Yikes. Several thoughts come to mind… First, don't go to any agent that asks for an up-front fee. That screams rip-off. I don't know of any credible literary agent who asks you to send him or her a check right off the bat. You can't be a member of AAR by charging fees, and you'll get listed in "Predators and Editors" if you do. Stay away from fee-based agents. (And if you're interested in this topic, I highly recommend the book Ten Percent of Nothing, which offers a fine expose' of scam agents.) Second, you don't want to sign up with an agent you know nothing about. Websites are marketing tools, and some of them over-promise when in reality the agent will under-deliver. I can claim anything I want on my website (that I'm the best agent in history, that I'll make you a million dollars, that I look exactly like Brad Pitt), but if we don't know each other, and if we've never met, HOW IN THE WORLD DO YOU KNOW WHAT TO BELIEVE? Be cautious over sites that over-promise. (For the record, I look exactly like Brad Pitt. Especially if you stand far away. And squint. And are blind.) Third, be wary of agents trolling for business by sending you advertisements. It's one thing to meet someone at a conference, or to begin a dialogue over a submission you've sent in — most of the authors we represent we met somewhere and had a discussion with, or they were introduced to us by

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  • February 3, 2012

    What you've always wanted to ask the Agent


    I've been receiving a number of questions about authors and agents, so I wanted to take a few weeks to explore agenting. Glenna wrote to ask, "How long does it usually take for an agent to respond after receiving a requested manuscript?"

    Everybody is different. I try to respond to people within a month, but this past fall it seemed to take me two or three months before I could read and react to all the submissions. If you'll check out the web site of literary agents, most will offer some sort of timeline in the two-to-four month range. I've heard stories of authors having proposals in to agents for eight or nine months, but my response to that would be: "Maybe you aren't picking up the hint." Look, if you've had something in with an agent for six months, and they haven't so much as responded to your idea, it's clearly not ringing their bell. Move on.

    I should also note that I have a couple people who work for me who review manuscripts. Like most longtime literary agents, I don't promise to read everything that gets sent to my company. I work with a couple people who have great editorial eyes, and they frequently take a first look at stuff coming in over the transom. And if something isn't a fit, we may not respond at all. (In fact, it may not be read at all if it's written in crayon, is a retelling of the Book of Revelation, or warns me that I'll go to hell if I dont immediately read and get excited about the idea. Just so you know.)

    This question came from Janet: "If an agent has asked you to send in a manuscript, is it wrong to continue sending out queries to other agents?"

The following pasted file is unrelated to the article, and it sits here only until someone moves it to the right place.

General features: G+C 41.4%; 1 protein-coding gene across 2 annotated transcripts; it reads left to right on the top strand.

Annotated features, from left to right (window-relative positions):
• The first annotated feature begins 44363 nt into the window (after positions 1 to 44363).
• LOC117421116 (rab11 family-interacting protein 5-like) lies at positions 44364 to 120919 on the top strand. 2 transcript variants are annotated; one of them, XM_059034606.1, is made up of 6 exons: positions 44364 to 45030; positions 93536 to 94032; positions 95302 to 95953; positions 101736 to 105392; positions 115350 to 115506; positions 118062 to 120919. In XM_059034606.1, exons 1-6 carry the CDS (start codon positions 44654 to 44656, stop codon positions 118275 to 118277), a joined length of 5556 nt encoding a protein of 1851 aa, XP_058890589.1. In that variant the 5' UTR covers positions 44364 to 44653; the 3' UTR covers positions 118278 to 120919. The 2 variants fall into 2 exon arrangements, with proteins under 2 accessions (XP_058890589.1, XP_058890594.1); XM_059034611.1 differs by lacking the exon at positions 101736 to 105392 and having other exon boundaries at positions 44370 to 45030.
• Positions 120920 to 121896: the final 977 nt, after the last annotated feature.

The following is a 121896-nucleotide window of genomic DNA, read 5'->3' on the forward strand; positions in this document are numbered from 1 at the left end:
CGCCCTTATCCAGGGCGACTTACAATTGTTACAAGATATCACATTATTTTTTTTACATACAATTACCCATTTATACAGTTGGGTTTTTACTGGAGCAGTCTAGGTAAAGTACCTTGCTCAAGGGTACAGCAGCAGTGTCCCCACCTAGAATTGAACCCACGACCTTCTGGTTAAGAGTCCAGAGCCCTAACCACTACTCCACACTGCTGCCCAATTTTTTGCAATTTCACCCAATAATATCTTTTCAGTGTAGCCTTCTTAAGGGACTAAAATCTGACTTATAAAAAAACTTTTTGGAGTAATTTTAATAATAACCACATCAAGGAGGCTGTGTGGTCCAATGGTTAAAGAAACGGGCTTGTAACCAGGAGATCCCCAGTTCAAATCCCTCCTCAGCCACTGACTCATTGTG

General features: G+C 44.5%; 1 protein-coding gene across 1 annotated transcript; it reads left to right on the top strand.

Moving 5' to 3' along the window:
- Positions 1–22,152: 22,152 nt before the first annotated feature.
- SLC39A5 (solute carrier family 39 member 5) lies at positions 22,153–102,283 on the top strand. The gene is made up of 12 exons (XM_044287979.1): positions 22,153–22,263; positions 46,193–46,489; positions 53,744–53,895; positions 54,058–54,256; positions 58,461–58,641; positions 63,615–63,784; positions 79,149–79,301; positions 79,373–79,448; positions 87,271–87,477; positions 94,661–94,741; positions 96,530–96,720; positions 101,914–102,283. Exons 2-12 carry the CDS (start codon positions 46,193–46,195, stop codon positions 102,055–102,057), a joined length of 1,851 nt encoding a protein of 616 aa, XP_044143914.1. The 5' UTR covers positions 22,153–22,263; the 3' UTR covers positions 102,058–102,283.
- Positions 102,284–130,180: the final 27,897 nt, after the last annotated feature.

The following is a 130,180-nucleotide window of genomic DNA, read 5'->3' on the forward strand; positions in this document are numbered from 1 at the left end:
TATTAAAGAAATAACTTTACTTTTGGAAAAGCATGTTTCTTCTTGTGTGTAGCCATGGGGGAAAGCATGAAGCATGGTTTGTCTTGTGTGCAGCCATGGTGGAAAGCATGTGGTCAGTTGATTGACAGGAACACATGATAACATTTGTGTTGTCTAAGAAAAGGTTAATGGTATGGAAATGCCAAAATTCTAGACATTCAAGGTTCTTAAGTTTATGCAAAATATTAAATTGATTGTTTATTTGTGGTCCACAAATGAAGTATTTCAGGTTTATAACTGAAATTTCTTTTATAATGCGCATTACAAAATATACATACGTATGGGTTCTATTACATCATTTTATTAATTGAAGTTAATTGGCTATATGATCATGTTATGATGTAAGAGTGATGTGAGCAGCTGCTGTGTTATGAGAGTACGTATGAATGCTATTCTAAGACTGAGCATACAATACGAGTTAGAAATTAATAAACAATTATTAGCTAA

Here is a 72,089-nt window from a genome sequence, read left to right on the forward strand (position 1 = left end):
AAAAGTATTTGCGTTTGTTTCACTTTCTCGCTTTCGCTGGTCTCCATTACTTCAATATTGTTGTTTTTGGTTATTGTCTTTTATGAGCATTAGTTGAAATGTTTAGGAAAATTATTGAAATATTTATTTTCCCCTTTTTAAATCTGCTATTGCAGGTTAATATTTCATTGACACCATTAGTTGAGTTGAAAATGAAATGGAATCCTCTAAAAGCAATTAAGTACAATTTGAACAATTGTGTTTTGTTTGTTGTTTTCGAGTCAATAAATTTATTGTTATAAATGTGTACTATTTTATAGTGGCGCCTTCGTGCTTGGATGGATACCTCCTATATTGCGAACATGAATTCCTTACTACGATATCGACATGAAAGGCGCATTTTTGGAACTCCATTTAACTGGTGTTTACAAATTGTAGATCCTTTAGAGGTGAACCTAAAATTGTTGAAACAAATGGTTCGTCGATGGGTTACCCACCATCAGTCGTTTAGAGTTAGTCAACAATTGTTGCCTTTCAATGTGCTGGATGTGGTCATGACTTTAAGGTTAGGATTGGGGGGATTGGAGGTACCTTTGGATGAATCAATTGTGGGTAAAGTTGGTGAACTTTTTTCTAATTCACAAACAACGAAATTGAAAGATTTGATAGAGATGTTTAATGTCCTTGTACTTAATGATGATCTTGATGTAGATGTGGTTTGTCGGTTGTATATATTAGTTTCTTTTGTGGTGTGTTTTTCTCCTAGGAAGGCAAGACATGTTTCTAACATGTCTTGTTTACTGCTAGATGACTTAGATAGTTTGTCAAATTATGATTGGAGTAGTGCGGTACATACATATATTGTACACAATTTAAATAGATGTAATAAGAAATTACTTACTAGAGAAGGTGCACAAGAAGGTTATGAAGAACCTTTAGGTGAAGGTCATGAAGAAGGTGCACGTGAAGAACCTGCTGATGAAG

Not in my book. The way I look at it, if I'm taking a couple months to review a manuscript

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  • January 31, 2012

    Questions to ask an Agent


    Bobbi wrote to say, "You've mentioned several times that an author should ask a prospective agent some questions in order to get to know him (or her). I'm going to a conference in a couple months — what sort of questions should I ask?"

    I've talked about his question a couple of times, Bobbi. Here are some thoughts to get you started…

    -How long have you been doing this?

    -How many contracts have you negotiated for authors?

    -Who do you represent?

    -What publishing houses have you worked with in the past year?

    -Which editorial personnel have you done deals with?

    -How many deals have you done in the past year? 

    -What sort of authors and projects do you represent?

    -What do you like to read? (Ask for titles!)

    -Can you give me a book title you sold that you loved?

    -Can you give me a book idea you sold that you loved?

    -Do you offer editorial input to authors? 

    -How often will we be in touch? 

    -What would you say are your best skills?

    -What's unique about your agency?

    -What percentage do you earn on a book deal?

    -Are there any hidden fees or charges? Any up-front costs?

    -Do you charge back all your expenses?

    -How do you handle legal or accounting issues?

    -In what ways do you get involved in marketing?

    -Have you ever worked in publishing or done any editing or writing?

    -How do you approach career planning?

    -Do you work by yourself?

    -Are you full time?

    -Are you a member of AAR?

    -How long have you been in business? 

    -How many people work at your agency?

    -How many books do you sell in a year?

    -Will you be handling my work, or will someone else? 

    -What are your expectations of me as a client?

    That will get you started. Again, I think an author needs to consider what he or she needs from an agent before interviewing